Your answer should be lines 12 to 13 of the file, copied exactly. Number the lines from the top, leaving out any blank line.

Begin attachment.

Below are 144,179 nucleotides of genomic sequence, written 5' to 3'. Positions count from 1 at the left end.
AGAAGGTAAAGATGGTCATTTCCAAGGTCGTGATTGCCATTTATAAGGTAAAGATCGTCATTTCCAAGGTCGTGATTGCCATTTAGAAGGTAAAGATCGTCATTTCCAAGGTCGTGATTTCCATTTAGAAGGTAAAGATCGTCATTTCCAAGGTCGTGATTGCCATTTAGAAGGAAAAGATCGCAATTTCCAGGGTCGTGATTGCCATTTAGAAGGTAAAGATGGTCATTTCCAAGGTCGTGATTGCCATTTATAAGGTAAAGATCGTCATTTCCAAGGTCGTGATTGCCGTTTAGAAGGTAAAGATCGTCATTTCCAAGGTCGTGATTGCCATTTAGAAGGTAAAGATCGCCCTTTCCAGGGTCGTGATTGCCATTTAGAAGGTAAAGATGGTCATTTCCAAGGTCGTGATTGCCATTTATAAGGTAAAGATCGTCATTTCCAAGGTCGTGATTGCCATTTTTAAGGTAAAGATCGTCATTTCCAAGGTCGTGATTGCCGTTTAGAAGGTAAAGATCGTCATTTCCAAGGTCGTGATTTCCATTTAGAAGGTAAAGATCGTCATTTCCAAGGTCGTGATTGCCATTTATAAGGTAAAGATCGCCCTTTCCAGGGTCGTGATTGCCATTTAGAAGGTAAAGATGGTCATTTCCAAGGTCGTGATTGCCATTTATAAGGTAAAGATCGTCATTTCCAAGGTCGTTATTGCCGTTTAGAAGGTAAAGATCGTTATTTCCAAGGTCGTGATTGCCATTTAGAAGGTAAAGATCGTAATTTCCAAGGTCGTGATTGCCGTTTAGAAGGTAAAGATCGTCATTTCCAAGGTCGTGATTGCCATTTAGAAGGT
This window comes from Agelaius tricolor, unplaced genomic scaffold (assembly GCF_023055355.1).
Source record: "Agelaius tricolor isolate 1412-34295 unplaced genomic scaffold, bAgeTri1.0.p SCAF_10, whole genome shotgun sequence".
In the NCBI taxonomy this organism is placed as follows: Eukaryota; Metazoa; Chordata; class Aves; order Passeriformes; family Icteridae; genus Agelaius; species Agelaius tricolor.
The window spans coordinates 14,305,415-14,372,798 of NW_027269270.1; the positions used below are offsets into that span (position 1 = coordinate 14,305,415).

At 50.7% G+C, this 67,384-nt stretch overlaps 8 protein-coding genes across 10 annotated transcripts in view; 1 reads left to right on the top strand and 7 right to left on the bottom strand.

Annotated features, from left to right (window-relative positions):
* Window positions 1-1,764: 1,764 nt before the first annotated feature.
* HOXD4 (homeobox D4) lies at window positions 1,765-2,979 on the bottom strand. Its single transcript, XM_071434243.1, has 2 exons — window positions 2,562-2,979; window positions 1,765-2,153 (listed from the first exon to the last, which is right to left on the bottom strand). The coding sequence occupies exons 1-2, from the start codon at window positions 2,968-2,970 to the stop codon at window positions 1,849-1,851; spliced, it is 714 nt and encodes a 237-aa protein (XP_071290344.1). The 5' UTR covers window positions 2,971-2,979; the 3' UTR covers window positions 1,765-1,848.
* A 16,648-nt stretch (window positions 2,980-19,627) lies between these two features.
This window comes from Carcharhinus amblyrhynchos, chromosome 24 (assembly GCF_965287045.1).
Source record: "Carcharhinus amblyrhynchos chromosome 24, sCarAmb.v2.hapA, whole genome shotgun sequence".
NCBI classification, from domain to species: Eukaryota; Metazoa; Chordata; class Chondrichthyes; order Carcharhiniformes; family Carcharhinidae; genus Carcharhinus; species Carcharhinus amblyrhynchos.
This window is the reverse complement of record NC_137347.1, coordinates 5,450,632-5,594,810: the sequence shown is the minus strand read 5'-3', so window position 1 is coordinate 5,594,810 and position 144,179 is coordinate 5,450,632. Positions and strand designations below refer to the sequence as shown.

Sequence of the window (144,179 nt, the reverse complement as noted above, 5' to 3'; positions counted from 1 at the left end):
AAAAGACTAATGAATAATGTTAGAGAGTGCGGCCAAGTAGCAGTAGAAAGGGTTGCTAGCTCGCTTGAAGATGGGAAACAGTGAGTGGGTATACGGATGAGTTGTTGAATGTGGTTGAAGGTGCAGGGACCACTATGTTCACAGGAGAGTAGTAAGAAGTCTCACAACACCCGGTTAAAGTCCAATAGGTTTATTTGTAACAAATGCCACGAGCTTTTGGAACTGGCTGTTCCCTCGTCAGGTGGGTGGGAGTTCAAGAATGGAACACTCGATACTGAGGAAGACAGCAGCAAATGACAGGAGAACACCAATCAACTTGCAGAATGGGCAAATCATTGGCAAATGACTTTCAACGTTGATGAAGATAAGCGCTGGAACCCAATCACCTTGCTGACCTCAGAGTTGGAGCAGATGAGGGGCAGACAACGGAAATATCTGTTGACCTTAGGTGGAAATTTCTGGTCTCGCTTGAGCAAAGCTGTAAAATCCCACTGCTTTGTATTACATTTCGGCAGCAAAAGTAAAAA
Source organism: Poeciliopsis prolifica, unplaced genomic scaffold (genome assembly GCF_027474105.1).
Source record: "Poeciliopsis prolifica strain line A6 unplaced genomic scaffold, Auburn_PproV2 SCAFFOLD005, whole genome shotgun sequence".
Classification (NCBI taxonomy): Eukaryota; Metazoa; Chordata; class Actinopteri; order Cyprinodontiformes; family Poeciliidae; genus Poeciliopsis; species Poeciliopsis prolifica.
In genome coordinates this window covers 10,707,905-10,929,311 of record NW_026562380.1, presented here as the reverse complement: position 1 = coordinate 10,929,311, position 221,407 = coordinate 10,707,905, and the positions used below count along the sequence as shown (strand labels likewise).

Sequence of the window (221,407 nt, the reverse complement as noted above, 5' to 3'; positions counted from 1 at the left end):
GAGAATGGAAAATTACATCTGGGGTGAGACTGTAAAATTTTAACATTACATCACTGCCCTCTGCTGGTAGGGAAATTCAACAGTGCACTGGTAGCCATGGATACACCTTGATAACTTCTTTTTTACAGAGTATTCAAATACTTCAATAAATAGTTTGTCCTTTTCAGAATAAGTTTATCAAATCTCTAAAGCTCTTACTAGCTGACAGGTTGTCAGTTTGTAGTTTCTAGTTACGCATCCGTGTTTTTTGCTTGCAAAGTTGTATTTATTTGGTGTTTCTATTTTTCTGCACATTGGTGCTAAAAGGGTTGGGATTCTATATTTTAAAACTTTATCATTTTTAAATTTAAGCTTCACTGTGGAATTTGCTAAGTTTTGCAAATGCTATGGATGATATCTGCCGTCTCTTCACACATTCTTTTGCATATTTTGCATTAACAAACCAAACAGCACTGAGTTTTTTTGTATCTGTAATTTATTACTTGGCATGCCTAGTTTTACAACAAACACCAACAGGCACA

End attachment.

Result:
This window comes from Carcharhinus amblyrhynchos, chromosome 24 (assembly GCF_965287045.1).
Source record: "Carcharhinus amblyrhynchos chromosome 24, sCarAmb.v2.hapA, whole genome shotgun sequence".